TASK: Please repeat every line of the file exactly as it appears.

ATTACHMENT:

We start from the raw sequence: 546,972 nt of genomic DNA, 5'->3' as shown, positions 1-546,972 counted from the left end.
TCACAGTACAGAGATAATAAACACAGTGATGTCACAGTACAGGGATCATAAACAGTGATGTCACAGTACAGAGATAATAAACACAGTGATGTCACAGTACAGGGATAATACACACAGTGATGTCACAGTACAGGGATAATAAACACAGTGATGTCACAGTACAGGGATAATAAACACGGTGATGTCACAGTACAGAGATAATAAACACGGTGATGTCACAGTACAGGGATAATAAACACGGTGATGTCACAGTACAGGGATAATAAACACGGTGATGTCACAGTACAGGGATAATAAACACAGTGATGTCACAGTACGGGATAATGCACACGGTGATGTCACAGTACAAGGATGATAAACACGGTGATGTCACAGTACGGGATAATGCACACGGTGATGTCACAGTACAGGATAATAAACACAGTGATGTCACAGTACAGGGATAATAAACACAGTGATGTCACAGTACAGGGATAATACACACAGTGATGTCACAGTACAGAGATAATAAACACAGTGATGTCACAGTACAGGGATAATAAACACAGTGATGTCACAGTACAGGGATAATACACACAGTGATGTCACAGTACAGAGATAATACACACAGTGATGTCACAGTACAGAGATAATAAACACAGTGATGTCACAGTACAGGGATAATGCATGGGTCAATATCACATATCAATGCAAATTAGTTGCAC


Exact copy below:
We start from the raw sequence: 546,972 nt of genomic DNA, 5'->3' as shown, positions 1-546,972 counted from the left end.
TCACAGTACAGAGATAATAAACACAGTGATGTCACAGTACAGGGATCATAAACAGTGATGTCACAGTACAGAGATAATAAACACAGTGATGTCACAGTACAGGGATAATACACACAGTGATGTCACAGTACAGGGATAATAAACACAGTGATGTCACAGTACAGGGATAATAAACACGGTGATGTCACAGTACAGAGATAATAAACACGGTGATGTCACAGTACAGGGATAATAAACACGGTGATGTCACAGTACAGGGATAATAAACACGGTGATGTCACAGTACAGGGATAATAAACACAGTGATGTCACAGTACGGGATAATGCACACGGTGATGTCACAGTACAAGGATGATAAACACGGTGATGTCACAGTACGGGATAATGCACACGGTGATGTCACAGTACAGGATAATAAACACAGTGATGTCACAGTACAGGGATAATAAACACAGTGATGTCACAGTACAGGGATAATACACACAGTGATGTCACAGTACAGAGATAATAAACACAGTGATGTCACAGTACAGGGATAATAAACACAGTGATGTCACAGTACAGGGATAATACACACAGTGATGTCACAGTACAGAGATAATACACACAGTGATGTCACAGTACAGAGATAATAAACACAGTGATGTCACAGTACAGGGATAATGCATGGGTCAATATCACATATCAATGCAAATTAGTTGCAC